Title: American homes and gardens
Year: 1905 (1900s)
Subjects: Architecture, Domestic Landscape gardening
Publisher: New York : Munn and Co
Contributing Library: Smithsonian Libraries
Digitizing Sponsor: Biodiversity Heritage Library
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Text Appearing Before Image:
old Dutch builders, comes downover these stone walls, and forms broad eaves which shelter the entrance doorway andthe windows upon both sidesof the house. The gableends are covered withshingles after the manner ofbuilding in the early years ofthe eighteenth century whenthe house was constructed.The upper floor was plannedwith small windows placedin the gable ends of thebuilding, and also with largedormers which light therooms upon this floor with-out interfering unduly withthe graceful lines of the roofor breaking its sweepingcurves. This is one of the veryfew examples of dormerwindows being originallybuilt in an old Dutch home-stead, for in the great major-ity of cases they have beenadded as a concession to theideas of comfort which pre-vail among later genera-tions. At the entrance to thisold home are placed the twobenches or settles which onealways associates with anold Dutch home, and whichwith the old stairway together with the gambrel August, 1913 AMERICAN HOMES AND GARDENS 269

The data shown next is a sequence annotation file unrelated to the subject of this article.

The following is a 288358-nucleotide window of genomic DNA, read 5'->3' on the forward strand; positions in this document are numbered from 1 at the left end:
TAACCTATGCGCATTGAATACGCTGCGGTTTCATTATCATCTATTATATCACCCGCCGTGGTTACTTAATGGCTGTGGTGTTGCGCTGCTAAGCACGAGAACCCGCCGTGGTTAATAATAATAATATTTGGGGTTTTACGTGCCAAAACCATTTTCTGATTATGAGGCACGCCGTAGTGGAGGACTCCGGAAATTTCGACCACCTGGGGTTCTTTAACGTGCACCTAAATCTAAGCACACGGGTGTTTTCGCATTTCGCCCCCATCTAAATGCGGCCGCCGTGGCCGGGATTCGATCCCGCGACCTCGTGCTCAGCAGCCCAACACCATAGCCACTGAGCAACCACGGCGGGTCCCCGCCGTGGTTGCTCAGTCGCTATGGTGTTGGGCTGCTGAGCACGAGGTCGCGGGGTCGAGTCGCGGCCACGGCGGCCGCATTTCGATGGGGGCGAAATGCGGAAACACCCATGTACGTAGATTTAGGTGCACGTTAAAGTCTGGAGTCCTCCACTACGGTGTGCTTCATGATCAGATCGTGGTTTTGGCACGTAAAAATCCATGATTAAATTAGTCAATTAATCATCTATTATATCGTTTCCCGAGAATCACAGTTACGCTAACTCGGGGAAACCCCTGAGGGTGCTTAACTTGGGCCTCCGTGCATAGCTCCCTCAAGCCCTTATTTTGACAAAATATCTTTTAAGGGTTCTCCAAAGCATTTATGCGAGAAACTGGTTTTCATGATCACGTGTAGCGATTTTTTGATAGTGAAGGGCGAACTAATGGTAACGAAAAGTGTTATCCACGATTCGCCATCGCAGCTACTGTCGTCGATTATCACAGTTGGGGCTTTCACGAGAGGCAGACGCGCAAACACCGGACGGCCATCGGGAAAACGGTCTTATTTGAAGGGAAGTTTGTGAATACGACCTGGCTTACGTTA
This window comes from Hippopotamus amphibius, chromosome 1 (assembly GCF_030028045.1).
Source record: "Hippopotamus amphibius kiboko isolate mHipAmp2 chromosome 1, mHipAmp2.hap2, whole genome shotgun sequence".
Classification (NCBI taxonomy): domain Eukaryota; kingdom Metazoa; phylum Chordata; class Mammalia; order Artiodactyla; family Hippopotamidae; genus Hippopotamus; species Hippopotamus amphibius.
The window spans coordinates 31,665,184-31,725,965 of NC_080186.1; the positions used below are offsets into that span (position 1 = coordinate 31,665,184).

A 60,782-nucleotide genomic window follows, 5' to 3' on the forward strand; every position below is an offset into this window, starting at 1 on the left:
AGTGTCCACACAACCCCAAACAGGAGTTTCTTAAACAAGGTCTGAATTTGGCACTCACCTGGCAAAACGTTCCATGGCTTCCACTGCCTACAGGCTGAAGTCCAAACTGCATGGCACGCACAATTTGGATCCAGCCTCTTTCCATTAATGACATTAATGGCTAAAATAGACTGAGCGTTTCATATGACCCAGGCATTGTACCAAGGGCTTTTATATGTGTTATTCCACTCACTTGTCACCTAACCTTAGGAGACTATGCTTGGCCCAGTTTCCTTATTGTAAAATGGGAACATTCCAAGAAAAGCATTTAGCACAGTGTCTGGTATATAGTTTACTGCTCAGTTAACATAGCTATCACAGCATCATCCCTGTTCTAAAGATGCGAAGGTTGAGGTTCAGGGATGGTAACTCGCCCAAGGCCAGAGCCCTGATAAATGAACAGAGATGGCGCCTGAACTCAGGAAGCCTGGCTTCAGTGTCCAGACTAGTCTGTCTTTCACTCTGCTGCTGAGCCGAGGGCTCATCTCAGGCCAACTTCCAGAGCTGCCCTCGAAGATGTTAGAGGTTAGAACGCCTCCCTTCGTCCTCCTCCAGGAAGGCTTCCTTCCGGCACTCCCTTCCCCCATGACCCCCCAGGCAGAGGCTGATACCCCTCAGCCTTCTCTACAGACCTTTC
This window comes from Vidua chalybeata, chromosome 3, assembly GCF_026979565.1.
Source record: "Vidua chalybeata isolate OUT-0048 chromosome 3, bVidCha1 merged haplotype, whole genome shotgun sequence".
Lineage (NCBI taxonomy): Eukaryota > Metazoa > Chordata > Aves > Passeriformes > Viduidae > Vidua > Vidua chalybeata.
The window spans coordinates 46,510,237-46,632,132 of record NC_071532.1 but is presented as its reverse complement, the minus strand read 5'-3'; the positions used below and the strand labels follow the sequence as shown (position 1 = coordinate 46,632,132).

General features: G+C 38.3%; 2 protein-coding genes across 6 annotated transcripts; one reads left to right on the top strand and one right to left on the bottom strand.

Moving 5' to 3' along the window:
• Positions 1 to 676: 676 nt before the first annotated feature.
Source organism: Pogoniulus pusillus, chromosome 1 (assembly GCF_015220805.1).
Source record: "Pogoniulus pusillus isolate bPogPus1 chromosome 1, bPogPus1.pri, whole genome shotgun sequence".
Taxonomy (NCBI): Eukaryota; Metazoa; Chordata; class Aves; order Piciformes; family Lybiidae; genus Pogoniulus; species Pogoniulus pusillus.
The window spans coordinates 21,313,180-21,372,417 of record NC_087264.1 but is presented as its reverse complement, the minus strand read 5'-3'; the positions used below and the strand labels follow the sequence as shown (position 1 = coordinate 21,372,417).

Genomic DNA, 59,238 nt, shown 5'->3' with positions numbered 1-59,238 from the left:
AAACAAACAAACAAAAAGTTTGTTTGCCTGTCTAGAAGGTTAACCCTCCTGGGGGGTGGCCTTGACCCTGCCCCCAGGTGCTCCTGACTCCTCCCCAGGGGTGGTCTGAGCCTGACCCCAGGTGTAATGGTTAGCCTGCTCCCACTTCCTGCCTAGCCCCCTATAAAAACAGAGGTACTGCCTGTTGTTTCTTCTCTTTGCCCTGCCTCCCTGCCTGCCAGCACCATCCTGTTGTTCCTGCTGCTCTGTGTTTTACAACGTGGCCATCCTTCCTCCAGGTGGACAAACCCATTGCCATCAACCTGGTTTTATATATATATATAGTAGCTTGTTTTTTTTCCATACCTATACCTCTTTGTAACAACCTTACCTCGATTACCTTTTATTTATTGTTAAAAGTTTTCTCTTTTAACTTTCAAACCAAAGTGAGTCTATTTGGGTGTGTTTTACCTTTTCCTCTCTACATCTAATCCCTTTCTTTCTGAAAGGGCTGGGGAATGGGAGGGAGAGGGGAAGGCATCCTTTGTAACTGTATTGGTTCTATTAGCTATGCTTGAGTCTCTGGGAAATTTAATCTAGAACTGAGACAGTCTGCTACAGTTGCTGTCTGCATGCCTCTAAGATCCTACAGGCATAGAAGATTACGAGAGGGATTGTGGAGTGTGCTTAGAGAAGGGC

Text Appearing After Image:
The north side of the house shows a characteristic variety of sizes and shapes of doors and windows roof constitute its chief characteristics. Here the settlesare placed at either side of the doorway which is gracedwith an antique brass knocker. A fanlight of leaded glassis placed above the door and lights the hall. The dooritself is of the kind sometimes known as a Dutch door,being divided horizontally into two sections so that onepart may be opened while the other is closed. Thisfashion originated either in Flanders or Holland long cen-turies ago, and as one of its many advantages, it was claimedthat it would keep children in the house, and pigs andchickens out. The Dutch door of this old Hackensackhome opens into an interior plannedmuch like many other old homes of thesame period. A broad hall divides thehouse, and at the rear end of the hall,opposite the entrance, another dooropens upon the lawn and gardens wherebloom many varieties of old-fashionedflowers, surrounded by cinder pa
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Tagged: , bookid:americanhomesga101913newy , bookyear:1905 , bookdecade:1900 , bookcentury:1900 , booksubject:Architecture__Domestic , booksubject:Landscape_gardening , bookpublisher:New_York___Munn_and_Co , bookcontributor:Smithsonian_Libraries , booksponsor:Biodiversity_Heritage_Library , bookleafnumber:474 , bookcollection:biodiversity , BHL Collection , BHL Consortium